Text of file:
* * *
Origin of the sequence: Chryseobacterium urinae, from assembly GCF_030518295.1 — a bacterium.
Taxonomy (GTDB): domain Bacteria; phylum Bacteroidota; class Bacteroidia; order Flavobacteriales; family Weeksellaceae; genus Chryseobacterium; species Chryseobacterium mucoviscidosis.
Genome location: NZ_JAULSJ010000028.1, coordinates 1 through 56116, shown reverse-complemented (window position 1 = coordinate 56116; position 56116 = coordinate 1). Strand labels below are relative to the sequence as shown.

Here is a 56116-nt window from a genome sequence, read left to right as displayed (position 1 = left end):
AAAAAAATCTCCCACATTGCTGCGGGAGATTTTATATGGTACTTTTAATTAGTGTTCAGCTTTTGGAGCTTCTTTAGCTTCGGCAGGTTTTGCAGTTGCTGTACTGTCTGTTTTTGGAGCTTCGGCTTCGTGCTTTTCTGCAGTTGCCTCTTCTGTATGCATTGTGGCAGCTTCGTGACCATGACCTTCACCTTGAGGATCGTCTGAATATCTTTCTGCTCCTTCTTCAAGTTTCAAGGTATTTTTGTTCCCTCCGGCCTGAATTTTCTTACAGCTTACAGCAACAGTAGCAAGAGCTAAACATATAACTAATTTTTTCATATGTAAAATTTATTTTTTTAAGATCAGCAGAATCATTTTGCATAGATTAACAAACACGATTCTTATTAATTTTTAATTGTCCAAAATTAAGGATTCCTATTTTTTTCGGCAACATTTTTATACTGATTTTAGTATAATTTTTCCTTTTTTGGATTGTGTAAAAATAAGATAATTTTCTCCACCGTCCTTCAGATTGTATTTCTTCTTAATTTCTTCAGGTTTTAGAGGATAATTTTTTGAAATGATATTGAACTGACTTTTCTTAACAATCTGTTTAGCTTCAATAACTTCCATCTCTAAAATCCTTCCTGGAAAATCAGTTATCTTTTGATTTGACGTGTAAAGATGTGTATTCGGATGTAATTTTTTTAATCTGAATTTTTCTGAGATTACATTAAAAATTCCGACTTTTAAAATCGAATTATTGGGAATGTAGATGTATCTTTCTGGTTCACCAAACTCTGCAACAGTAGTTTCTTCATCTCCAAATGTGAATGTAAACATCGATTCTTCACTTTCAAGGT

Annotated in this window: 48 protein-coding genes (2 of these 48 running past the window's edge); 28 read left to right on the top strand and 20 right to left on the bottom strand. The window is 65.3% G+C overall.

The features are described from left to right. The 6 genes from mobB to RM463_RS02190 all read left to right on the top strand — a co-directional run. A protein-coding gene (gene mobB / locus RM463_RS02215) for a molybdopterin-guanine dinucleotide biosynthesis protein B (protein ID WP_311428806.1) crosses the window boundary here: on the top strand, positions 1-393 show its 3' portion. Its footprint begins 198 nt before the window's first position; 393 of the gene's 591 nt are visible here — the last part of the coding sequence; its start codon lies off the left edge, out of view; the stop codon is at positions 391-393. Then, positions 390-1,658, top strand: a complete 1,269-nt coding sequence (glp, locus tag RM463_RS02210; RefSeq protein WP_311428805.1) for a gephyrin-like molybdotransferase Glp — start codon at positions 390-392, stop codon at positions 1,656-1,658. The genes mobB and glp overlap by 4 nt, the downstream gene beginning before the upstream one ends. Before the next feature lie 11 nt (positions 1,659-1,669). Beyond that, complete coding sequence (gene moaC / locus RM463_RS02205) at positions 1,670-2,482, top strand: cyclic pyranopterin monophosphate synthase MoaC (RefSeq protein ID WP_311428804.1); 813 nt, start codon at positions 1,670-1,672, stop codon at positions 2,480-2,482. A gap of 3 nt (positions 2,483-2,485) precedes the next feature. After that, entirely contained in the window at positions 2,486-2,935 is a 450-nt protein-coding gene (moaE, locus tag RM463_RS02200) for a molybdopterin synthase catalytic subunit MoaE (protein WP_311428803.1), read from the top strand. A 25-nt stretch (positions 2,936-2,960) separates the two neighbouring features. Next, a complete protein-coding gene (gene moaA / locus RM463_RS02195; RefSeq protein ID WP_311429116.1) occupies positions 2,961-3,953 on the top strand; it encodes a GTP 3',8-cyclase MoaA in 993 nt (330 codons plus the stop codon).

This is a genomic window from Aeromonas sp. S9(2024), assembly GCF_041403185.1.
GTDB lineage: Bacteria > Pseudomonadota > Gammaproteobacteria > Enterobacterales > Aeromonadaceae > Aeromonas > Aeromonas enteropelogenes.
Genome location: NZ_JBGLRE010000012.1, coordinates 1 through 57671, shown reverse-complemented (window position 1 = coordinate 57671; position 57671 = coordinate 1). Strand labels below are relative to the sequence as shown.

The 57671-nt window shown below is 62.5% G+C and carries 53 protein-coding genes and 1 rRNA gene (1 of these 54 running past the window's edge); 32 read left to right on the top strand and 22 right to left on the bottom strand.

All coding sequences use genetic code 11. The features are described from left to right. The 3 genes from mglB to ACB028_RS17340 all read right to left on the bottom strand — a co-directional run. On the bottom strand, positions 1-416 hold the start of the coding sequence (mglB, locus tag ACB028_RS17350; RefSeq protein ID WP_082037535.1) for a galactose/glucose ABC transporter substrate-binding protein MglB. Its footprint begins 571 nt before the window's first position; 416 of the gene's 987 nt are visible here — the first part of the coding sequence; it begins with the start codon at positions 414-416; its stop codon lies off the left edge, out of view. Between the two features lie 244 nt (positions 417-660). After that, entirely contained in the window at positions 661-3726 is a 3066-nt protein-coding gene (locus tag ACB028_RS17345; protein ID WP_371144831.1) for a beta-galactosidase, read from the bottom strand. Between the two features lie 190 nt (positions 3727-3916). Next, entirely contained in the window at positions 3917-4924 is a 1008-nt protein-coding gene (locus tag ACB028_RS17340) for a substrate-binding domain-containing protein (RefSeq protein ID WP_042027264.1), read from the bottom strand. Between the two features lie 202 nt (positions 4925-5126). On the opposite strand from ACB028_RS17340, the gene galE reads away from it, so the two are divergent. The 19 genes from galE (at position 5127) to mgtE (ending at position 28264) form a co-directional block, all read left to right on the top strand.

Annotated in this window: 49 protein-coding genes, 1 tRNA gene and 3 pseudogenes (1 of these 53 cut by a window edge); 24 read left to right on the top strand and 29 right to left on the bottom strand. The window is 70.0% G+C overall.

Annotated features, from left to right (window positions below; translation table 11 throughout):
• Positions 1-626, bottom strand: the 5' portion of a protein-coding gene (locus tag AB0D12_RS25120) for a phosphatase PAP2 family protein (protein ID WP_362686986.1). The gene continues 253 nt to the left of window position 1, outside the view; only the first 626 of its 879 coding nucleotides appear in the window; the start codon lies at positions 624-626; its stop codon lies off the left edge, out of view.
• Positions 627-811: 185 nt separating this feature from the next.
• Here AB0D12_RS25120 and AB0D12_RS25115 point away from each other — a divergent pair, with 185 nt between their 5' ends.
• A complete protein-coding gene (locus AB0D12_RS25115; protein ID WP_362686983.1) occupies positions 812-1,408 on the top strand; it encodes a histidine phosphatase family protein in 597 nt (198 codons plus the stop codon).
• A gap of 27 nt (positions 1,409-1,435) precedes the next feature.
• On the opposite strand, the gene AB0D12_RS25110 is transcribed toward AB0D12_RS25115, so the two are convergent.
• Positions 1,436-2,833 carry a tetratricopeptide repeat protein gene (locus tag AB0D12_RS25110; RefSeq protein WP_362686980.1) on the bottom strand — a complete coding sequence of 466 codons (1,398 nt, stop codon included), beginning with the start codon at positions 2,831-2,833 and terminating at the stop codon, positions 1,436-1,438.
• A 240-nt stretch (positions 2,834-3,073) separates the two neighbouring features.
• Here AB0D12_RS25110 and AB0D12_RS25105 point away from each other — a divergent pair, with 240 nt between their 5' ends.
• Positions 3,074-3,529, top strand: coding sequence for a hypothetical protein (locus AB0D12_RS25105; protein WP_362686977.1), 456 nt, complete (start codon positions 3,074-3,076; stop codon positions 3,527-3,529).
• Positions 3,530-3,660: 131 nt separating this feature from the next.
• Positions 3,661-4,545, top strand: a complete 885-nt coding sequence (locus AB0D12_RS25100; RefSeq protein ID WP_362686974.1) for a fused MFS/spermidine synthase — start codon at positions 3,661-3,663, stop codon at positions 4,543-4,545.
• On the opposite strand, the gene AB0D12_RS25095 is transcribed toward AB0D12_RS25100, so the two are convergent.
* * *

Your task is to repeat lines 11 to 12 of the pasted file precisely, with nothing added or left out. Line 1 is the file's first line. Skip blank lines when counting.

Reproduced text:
The 57671-nt window shown below is 62.5% G+C and carries 53 protein-coding genes and 1 rRNA gene (1 of these 54 running past the window's edge); 32 read left to right on the top strand and 22 right to left on the bottom strand.

All coding sequences use genetic code 11. The features are described from left to right. The 3 genes from mglB to ACB028_RS17340 all read right to left on the bottom strand — a co-directional run. On the bottom strand, positions 1-416 hold the start of the coding sequence (mglB, locus tag ACB028_RS17350; RefSeq protein ID WP_082037535.1) for a galactose/glucose ABC transporter substrate-binding protein MglB. Its footprint begins 571 nt before the window's first position; 416 of the gene's 987 nt are visible here — the first part of the coding sequence; it begins with the start codon at positions 414-416; its stop codon lies off the left edge, out of view. Between the two features lie 244 nt (positions 417-660). After that, entirely contained in the window at positions 661-3726 is a 3066-nt protein-coding gene (locus tag ACB028_RS17345; protein ID WP_371144831.1) for a beta-galactosidase, read from the bottom strand. Between the two features lie 190 nt (positions 3727-3916). Next, entirely contained in the window at positions 3917-4924 is a 1008-nt protein-coding gene (locus tag ACB028_RS17340) for a substrate-binding domain-containing protein (RefSeq protein ID WP_042027264.1), read from the bottom strand. Between the two features lie 202 nt (positions 4925-5126). On the opposite strand from ACB028_RS17340, the gene galE reads away from it, so the two are divergent. The 19 genes from galE (at position 5127) to mgtE (ending at position 28264) form a co-directional block, all read left to right on the top strand.